The one-act chamber opera is base don the short story of the same name by H.G. Wells. It is an exploration of voyeurism and a dark side of human nature that is latent in all of us.
Scene 1 opens to show a room in a house overlooking a river, which is partly visible through half-drawn curtains. Mrs Green and a man bring in and leave Bailey, who sings of his frustration at being confined to this room because of his infirmity. He finds that ordinary pastimes cannot alleviate the tedium, and we leave him pondering the coming days and weeks.
Scene 2 starts with Bailey in much the same dejected mood as in the previous scene, except now his desperation is rising. Mrs Green is in taking out breakfast dishes and on her way out opens the curtains completely. Suddenly a new world opens up to Bailey. Vessels of all shapes and sizes pass by and give him great entertainment to watch. He rejoices in the pleasure that this simple activity affords him.
In Scene 3, we see Bailey cheering a scene he is watching pass by. He comments that this diversion, which he once would have scorned, has been a lifesaver. He gets frustrated and impatient when nothing is happening, but hopes that one day he will get to see something exciting – a boat sinking, a rescue party and someone hauled out with a boat hook. Then the launch belonging to Fitzgibbon, a neighbour, moves into view. This he recognises instantly. Bailey notices that the dark-skinned (Malayan) servants are behaving oddly. One swaggers with a boat hook, the other just sits and watches the water trail away astern. He comments that this is an unwise behaviour, to be always watching the water like that. The boat moves on. Bailey now ponders the lives of those he watches through his window. They are from all over the world, and gather to pass in front of his window, seemingly to entertain him. He recalls the one particular occasion when a man rowed into view, had caught something, got into difficulty momentarily, and then went on again. Bailey may never see that man again, and as far as it concerns him, he may have lived his whole life to be sport for Bailey to watch for just a few seconds.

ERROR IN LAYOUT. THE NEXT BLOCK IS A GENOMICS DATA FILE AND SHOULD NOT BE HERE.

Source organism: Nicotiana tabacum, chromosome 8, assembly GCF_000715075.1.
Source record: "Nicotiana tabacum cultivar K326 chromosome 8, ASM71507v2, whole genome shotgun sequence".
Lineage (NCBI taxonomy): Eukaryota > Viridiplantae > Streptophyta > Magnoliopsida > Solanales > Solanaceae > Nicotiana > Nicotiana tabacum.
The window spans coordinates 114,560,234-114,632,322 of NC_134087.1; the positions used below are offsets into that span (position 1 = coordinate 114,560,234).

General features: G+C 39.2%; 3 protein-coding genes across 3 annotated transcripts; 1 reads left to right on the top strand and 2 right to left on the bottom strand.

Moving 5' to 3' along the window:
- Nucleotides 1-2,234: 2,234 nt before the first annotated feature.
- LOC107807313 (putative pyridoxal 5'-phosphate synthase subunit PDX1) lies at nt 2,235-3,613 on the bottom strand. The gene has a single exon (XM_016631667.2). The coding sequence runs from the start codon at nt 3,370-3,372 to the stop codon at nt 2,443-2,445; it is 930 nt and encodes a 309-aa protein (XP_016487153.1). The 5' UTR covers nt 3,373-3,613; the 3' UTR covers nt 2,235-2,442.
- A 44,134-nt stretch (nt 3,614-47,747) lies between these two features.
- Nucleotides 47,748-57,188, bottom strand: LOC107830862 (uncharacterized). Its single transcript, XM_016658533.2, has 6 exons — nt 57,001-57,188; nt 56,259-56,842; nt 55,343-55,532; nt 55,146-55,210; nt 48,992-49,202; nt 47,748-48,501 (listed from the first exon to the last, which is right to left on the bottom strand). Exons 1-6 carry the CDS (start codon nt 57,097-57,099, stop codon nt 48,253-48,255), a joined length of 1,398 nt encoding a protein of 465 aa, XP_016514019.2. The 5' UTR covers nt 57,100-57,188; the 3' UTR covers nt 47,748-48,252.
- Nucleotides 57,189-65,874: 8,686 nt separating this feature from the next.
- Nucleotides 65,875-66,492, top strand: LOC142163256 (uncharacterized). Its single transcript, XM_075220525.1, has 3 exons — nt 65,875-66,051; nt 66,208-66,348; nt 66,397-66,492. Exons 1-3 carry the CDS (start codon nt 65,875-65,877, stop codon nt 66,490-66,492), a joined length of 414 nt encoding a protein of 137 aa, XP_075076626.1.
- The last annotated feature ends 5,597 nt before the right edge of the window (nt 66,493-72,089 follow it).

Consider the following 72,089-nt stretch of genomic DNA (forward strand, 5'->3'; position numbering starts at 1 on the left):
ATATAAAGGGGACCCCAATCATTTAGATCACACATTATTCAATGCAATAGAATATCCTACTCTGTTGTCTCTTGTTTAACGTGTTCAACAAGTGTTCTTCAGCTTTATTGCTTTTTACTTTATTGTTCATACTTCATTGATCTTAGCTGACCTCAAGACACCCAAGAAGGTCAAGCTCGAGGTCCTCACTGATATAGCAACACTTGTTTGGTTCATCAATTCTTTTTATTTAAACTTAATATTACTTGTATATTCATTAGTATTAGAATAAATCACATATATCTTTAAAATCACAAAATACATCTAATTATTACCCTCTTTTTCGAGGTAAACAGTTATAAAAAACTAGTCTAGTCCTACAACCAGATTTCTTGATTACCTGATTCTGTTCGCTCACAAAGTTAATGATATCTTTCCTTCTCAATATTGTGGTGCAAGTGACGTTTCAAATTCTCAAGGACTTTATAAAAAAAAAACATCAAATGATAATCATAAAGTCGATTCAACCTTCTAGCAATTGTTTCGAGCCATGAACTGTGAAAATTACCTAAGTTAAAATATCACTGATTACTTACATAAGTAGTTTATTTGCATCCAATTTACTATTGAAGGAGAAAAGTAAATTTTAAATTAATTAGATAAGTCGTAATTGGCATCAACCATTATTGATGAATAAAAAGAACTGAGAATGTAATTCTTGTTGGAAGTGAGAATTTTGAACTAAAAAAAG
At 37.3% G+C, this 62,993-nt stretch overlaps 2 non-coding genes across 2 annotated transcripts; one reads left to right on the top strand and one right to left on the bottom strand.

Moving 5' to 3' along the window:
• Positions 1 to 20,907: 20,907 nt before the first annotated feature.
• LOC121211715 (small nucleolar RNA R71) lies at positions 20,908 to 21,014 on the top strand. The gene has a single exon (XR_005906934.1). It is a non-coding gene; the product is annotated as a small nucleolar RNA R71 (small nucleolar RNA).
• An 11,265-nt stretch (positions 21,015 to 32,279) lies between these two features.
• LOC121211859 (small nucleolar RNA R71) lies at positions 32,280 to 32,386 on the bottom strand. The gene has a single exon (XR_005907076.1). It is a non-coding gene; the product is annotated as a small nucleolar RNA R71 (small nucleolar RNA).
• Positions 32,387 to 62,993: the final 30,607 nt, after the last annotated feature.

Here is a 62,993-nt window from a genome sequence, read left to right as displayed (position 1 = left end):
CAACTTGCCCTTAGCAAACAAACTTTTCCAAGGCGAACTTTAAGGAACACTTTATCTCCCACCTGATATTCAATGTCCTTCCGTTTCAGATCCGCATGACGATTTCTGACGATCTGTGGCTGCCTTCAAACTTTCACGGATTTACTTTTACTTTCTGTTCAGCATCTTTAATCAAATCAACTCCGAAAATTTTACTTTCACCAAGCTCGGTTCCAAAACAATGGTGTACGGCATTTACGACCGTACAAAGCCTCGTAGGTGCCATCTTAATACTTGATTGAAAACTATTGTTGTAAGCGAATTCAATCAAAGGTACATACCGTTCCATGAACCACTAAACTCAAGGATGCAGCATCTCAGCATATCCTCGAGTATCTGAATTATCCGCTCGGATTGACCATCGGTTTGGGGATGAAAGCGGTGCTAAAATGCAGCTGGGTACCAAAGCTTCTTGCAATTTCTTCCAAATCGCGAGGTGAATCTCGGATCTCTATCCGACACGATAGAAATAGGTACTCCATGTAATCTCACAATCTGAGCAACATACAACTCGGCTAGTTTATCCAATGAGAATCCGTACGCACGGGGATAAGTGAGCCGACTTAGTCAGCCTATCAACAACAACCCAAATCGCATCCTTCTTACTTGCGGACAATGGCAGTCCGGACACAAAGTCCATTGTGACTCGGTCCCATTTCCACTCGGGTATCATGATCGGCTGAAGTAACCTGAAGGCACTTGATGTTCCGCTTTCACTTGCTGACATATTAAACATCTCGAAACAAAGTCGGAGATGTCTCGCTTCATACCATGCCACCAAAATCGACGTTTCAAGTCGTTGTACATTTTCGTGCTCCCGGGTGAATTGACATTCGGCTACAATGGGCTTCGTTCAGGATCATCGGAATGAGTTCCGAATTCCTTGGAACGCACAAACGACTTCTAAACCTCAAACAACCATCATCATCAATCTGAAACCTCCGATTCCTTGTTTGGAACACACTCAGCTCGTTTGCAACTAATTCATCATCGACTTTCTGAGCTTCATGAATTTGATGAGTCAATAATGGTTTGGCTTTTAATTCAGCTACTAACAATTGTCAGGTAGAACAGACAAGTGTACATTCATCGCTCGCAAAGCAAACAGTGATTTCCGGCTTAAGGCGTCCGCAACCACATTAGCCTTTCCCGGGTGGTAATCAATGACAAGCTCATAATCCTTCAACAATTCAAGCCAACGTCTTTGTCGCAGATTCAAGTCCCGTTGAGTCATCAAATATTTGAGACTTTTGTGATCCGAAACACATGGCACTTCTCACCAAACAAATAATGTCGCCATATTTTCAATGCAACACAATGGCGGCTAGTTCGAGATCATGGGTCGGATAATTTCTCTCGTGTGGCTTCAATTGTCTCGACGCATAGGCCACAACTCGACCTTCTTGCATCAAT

When Scene 4 opens, we see Bailey and the river on an uneventful day. Suddenly Bailey sees something in the distance in the fields on the far side of the river. He make out a man running his way, and it turns out to be one of the Malay servants of Fitzgibbon. A shot is fired, and Bailey realises that a manhunt is afoot. The man runs into our view, and then disappears downstream. Nothing more appears to be happening, when a commotion is heard from where the man has run, and he reappears, followed by a new set of pursuers. They chase him back upstream, just as the first party of chasers arrives. Fitzgibbon is among them, and they follow. The hunted man dives into the river and is once again hidden from view. All seems ms quiet, and Bailey laments not seeing the conclusion of the events. Suddenly Mrs Green arrives and is hysterical. Bailey is eager to know what she has to tell, but is disappointed with what she has to say. She was coming through the woods completely unaware of the fugitive’s presence, and only knew when she me met Fitzgibbon that anything was happening. She has been overcome me by her vulnerability. This disappoints Bailey, hoping for something far more interesting, Mrs Green chases perhaps. He asks her to get him something to eat, but in the middle of her protestations, something is in the tree outside the window. The fugitive climbs on to the deck and then into the window. Both Bailey and Mrs Green are helpless. A shot rings out, and the man collapses on to Bailey’s legs and dies. The party of men come in, comfort Mrs Green and start to clear away the body and debris. Fitzgibbon, with the rifle, did not really mean to kill the ma man, but Bailey is glad that he did. The scene darkens with Bailey, with the tiniest of grins on his face, staring at where the body had been.